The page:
Did you know it’s been 9 years since the advent of Codemasters’ F1 series? That’s right – this series has been chugging along since way back in 2009, when British company Sumo Digital created F1 2009 for the Wii and PSP, of all platforms. Fastforward to 2018, and the F1 series has gone from strength to strength, with solid entries every year since 2009.
Ask any Formula One fan, though, and they’ll say the core gameplay of the franchise was in need of a minor shake-up. A survey conducted by Codemasters found that players were dropping out of the game before their car’s development cycle was complete. Codemasters (correctly) surmised that this was due to a prohibitive level of complexity in their game’s development mechanics, and so F1 2018 arrives with a rehauled development points system and an increased focus on the career mode.
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The first thing to say here is that if you’re looking for a reinvention of the wheel, you absolutely won’t find one here. Codemasters understands that their audience is primarily looking for a faithful recreation of their favourite sport, so the central gameplay mechanics of F1 2018 remain largely unchanged from last year’s entry. There are minor differences; the rules have changed in this year’s championship, so the game’s handling and grip feel markedly different to its predecessor.
There’s also the new “development point” system, which is similar to last year’s mechanic (no pun intended), but simultaneously simplified and unique to each team. For example, in real life Formula One, the Red Bull team’s cars have superior aerodynamic design, which is reflected in-game; elsewhere, Ferrari is unrivalled for sheer horsepower, so their cars will power around the track. This new development system brings a level of verisimilitude to the franchise that, while never lacking in previous instalments, is welcome nonetheless.
For the most part, though, the changes are, to coin a phrase, under the hood. A series of quality-of-life improvements have been brought to the artificial intelligence in F1 2018, which underpin the new development point system, too. Essentially, AI teams in the game’s career mode must now develop their cars alongside players, and will use the same development point system that players do. This can occasionally go wrong for the AI; sometimes, just like players can, the AI will make a decision which is negatively impacted by a rule change in the next season, which means they start the season with a poorer car.
This updated AI makes F1 2018’s career mode feel more authentic and realistic than any of its predecessors. That realism is augmented by a surprisingly deep TV interview system which has been added to this year’s entry. Journalists will now interview you after races, and they won’t pull their punches if you lost; they’ll ask you what you think went wrong, and no matter what answer you give, you’ll affect the morality of one of your teams. Answer that it’s your car’s fault and the technical team will hate you. Blame the rest of your team and their morale will fall.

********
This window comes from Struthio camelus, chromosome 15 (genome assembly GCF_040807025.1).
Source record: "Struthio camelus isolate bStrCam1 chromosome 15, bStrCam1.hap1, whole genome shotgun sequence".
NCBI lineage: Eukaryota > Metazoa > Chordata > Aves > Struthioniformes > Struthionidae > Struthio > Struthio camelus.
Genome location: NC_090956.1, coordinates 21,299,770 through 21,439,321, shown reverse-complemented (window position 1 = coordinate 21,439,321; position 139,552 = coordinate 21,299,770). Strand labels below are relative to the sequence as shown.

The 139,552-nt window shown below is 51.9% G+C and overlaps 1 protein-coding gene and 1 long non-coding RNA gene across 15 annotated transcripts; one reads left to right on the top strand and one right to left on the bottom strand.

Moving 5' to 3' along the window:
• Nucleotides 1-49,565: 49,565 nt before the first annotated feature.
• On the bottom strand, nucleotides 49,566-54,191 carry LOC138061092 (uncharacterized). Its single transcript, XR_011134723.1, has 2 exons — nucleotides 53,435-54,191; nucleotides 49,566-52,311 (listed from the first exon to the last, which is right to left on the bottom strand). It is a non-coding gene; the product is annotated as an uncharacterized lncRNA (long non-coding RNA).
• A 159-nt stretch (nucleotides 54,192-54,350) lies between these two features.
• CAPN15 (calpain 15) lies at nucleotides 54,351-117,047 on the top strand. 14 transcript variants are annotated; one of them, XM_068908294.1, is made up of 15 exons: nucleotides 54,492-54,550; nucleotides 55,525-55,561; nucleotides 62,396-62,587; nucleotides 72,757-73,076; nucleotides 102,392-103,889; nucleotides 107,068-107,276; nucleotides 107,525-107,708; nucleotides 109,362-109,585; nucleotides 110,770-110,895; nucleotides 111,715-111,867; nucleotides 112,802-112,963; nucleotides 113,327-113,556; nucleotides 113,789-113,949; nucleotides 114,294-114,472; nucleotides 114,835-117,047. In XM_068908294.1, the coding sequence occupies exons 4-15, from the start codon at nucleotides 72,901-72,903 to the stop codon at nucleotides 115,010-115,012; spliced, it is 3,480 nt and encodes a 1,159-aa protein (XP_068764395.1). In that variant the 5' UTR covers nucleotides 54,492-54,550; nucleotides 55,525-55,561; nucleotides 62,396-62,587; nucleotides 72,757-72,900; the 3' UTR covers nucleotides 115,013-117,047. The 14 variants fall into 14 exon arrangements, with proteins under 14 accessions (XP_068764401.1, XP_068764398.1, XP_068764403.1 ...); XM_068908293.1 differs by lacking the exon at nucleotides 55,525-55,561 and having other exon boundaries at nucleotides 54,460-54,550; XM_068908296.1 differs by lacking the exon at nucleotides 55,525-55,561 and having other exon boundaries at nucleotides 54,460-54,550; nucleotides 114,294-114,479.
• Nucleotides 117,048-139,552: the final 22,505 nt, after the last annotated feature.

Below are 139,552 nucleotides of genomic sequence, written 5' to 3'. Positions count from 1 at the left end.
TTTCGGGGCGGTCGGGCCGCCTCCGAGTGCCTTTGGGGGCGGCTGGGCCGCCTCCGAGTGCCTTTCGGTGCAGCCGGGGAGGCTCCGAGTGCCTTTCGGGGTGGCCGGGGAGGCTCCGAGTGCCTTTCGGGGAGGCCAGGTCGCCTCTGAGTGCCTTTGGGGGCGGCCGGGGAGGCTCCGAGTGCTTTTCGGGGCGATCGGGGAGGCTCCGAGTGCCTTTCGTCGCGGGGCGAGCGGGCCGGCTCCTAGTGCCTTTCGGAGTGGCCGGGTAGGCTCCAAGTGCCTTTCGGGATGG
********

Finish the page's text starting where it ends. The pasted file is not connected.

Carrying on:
It’s not just your own team you need to watch out for. How you carry yourself in interviews also determines whether you move up the ranks in career mode, driving for bigger and more lucrative teams; you can play it James Hunt-style, brushing off interviewers with suave camera technique, or you can be more of a Niki Lauda, stern and straight-laced but phenomenal on the track. It’s all up to you how you “brand” yourself, which makes career mode feel personal and compelling.
Of course, all this would mean nothing if the actual racing wasn’t up to its usual standard, so it’s a relief to report that F1 2018 feels superb. Car handling, tyre grip and driving physics are all just as strong as they’ve ever been in the series, and Codemasters’ graphics team should be commended for the breathtaking way it’s all rendered on-screen. The sound design, too, is excellent, with all the ambient noise and screeching of car tyres faithfully reproduced by a superior sound team.
There are a number of new additions to entice Formula One fans, too. Several new classic cars have been added to the game, and every single classic car from previous entries in the series makes a reappearance. New arrivals include Jenson Button’s Brawn BGP 001 from the 2009 World Drivers’ Championship, as well as James Hunt and Niki Lauda’s famous McLaren M23 and Ferrari 312T from the 1976 F1 championship. If any of those names make you misty-eyed, then it’s a pleasure to report that F1 2018 is the most feature-packed game yet when it comes to acknowledging the sport’s history; driving these cars really feels like replicating an historic moment, so if you’ve ever wanted to be James Hunt (and who hasn’t), then this is the game for you.
If you love Formula One, then you already know you need F1 2018. Its improved car physics, surprisingly in-depth off-track systems and wealth of content make it an absolute no-brainer for fans of the sport. If you dabble, though, or you don’t care about the sport at all, there’s a host of noob-friendly driving aids and tutorials to entice you, too; this is a game for enthusiasts and newcomers alike. Hooray for Codemasters!